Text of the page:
During the Renaissance, and long afterwards, education centered about the study of the classics, but in the nineteenth century the revolt of the sciences and their increasing importance brought about the downfall of this ordered scheme, introduced chaos and opposition were spread among the fields of learning. Today we would re-unite them, feeling--that knowledge should not be divided into water-tight compartments. The historical approach provides a convenient common denominator. Direct, easily grasped and universally applicable, it already dominates the teaching of the arts, and with the current fad for the History of Philosophy and of Science, it is creeping into other fields.

But history is more today than a coordination of knowledge, it is a means to a philosophy. Lacking an explanation of the present or a phophecy of the future, we turn to the past for a key. This in itself is a startling reversal in attitude toward history which has hitherto been regarded less as a guide to the future, than as a justification of the status quo.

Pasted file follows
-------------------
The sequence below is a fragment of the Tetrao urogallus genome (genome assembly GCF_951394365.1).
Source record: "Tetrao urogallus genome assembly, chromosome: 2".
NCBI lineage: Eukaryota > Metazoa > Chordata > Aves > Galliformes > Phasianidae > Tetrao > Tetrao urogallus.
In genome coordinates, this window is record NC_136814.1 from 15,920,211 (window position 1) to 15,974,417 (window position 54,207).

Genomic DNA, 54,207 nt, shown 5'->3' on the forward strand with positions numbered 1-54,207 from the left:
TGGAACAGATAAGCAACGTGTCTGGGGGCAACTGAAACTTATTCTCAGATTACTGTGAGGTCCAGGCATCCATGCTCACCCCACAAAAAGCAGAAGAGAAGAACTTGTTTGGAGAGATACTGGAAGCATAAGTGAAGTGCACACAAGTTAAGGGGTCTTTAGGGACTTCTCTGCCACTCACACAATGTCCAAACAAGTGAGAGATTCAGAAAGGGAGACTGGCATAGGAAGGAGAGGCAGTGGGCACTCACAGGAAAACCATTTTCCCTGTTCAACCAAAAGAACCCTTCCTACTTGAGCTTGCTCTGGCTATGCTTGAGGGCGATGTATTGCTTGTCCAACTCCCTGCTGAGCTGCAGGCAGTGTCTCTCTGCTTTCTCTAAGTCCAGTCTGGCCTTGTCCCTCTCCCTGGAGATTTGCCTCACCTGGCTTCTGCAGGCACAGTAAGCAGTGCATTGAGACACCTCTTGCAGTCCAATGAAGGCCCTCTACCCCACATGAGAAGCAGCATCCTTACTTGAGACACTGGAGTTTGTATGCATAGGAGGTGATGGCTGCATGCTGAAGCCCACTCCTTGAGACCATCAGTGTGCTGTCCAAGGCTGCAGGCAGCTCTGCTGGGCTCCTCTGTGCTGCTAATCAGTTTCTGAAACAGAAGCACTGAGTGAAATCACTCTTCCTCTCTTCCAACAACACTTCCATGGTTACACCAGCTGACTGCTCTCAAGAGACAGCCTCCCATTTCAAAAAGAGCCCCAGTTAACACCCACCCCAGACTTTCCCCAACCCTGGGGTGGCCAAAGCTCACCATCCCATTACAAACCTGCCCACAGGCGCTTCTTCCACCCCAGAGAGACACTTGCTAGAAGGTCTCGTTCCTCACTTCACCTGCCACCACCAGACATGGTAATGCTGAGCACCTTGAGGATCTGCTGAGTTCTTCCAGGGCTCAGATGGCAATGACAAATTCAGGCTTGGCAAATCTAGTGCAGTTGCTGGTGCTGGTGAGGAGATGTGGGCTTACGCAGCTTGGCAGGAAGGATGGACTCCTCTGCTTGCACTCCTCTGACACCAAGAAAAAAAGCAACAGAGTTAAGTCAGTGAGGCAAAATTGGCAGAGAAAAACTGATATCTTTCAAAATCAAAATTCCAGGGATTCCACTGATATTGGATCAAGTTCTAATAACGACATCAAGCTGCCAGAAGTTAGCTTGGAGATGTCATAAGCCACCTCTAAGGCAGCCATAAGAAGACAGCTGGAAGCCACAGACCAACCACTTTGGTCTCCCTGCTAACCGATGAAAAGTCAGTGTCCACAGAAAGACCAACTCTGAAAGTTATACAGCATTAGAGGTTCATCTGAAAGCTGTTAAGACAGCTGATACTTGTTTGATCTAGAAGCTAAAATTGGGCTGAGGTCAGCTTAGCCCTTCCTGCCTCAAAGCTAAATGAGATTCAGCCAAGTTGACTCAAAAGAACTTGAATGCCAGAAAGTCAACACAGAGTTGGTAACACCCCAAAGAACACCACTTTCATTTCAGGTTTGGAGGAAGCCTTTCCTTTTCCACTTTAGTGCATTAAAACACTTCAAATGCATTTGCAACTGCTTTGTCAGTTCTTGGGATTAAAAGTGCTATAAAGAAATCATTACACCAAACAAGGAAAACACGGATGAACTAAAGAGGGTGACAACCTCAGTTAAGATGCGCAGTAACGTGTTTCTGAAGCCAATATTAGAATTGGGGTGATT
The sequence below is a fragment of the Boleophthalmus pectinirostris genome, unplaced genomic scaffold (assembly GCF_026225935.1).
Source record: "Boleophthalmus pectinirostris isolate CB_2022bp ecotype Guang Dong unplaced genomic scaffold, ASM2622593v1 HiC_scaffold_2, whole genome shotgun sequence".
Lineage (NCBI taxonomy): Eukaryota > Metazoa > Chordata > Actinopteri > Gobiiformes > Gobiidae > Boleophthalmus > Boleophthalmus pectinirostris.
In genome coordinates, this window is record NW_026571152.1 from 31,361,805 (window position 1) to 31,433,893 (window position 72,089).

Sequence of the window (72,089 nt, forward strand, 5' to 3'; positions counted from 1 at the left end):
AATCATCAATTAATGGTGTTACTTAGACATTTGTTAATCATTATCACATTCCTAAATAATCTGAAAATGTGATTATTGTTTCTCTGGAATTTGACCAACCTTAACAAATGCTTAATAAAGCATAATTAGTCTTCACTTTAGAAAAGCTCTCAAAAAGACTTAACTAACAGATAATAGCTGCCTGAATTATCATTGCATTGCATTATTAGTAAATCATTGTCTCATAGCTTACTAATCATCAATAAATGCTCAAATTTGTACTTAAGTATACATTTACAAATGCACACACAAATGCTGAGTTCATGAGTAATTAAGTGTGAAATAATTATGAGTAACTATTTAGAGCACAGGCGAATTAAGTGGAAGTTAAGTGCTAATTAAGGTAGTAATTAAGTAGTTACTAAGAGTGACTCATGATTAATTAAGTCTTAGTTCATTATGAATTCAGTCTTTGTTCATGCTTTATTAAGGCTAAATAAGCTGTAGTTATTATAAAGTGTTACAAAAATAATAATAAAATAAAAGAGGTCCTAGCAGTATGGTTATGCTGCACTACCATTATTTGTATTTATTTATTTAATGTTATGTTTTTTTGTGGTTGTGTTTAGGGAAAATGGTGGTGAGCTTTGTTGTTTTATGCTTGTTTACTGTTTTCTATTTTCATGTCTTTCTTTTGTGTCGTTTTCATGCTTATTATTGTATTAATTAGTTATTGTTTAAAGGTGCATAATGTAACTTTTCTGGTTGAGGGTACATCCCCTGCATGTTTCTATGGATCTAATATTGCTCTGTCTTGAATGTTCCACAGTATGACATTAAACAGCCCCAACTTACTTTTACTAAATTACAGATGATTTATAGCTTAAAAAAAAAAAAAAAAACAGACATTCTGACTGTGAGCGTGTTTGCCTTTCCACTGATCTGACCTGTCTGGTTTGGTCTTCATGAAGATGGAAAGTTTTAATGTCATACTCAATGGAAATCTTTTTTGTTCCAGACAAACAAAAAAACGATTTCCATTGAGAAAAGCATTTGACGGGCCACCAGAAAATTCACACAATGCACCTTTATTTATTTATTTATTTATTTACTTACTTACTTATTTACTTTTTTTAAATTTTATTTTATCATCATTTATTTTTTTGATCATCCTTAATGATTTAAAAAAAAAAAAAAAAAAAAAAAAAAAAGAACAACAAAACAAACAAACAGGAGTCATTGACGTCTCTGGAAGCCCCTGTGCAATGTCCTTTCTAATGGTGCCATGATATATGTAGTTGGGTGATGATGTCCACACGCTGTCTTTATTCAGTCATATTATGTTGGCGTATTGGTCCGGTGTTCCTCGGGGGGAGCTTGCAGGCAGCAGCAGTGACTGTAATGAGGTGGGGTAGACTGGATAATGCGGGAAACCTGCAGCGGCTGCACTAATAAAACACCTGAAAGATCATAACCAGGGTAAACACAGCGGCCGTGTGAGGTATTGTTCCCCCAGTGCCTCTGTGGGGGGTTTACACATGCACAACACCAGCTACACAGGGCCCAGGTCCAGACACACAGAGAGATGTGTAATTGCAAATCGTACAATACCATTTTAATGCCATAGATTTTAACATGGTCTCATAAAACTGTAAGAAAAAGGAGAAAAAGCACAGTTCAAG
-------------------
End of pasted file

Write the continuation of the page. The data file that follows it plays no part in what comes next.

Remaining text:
The conception of "the world as history" is bound of prove disappointing both educationally and as a means of living. In scholarship its breadth of scope enforces uniformity and superficiality: not the obvious superficiality of the flashy generalization, but the superficiality of mere learning. Information rather than understanding tends to become the aim of the historical approach, for information alone can be coldly uniformly catalogued. Neither does the past contain the key to the future or the plan of the present, for, perversely, the more it is studied the less it shows. History when glimpsed hastily or through a mirage presents an exciting panorama; carefully considered, looked at in detail, it is a drab plain, where facts lie side by side, and even the law of cause and effect is questioned. Containing examples of everything, history can teach only the lesson read into it.